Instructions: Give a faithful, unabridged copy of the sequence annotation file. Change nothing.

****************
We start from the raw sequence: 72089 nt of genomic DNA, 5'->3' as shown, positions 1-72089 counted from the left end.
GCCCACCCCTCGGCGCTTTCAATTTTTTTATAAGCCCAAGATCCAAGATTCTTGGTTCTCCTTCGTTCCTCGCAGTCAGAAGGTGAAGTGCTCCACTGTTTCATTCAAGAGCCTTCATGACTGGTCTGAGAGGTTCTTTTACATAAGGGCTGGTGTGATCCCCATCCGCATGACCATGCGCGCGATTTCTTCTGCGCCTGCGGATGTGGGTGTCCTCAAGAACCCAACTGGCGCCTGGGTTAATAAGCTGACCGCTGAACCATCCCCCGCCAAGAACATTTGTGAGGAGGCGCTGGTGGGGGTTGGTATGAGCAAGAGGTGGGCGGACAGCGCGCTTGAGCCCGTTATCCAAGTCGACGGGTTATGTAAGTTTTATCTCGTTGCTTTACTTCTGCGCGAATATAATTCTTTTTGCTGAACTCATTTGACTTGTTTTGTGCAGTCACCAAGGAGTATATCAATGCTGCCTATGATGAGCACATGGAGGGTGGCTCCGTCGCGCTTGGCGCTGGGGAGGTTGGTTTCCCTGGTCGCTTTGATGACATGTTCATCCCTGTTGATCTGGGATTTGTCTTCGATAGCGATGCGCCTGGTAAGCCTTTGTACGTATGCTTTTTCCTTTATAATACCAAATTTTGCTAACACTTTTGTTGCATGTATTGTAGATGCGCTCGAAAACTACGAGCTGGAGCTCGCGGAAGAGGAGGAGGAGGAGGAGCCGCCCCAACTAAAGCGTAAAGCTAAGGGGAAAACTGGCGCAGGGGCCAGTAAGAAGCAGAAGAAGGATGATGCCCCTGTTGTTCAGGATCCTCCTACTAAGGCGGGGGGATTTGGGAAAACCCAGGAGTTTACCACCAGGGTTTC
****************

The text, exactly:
We start from the raw sequence: 72089 nt of genomic DNA, 5'->3' as shown, positions 1-72089 counted from the left end.
GCCCACCCCTCGGCGCTTTCAATTTTTTTATAAGCCCAAGATCCAAGATTCTTGGTTCTCCTTCGTTCCTCGCAGTCAGAAGGTGAAGTGCTCCACTGTTTCATTCAAGAGCCTTCATGACTGGTCTGAGAGGTTCTTTTACATAAGGGCTGGTGTGATCCCCATCCGCATGACCATGCGCGCGATTTCTTCTGCGCCTGCGGATGTGGGTGTCCTCAAGAACCCAACTGGCGCCTGGGTTAATAAGCTGACCGCTGAACCATCCCCCGCCAAGAACATTTGTGAGGAGGCGCTGGTGGGGGTTGGTATGAGCAAGAGGTGGGCGGACAGCGCGCTTGAGCCCGTTATCCAAGTCGACGGGTTATGTAAGTTTTATCTCGTTGCTTTACTTCTGCGCGAATATAATTCTTTTTGCTGAACTCATTTGACTTGTTTTGTGCAGTCACCAAGGAGTATATCAATGCTGCCTATGATGAGCACATGGAGGGTGGCTCCGTCGCGCTTGGCGCTGGGGAGGTTGGTTTCCCTGGTCGCTTTGATGACATGTTCATCCCTGTTGATCTGGGATTTGTCTTCGATAGCGATGCGCCTGGTAAGCCTTTGTACGTATGCTTTTTCCTTTATAATACCAAATTTTGCTAACACTTTTGTTGCATGTATTGTAGATGCGCTCGAAAACTACGAGCTGGAGCTCGCGGAAGAGGAGGAGGAGGAGGAGCCGCCCCAACTAAAGCGTAAAGCTAAGGGGAAAACTGGCGCAGGGGCCAGTAAGAAGCAGAAGAAGGATGATGCCCCTGTTGTTCAGGATCCTCCTACTAAGGCGGGGGGATTTGGGAAAACCCAGGAGTTTACCACCAGGGTTTC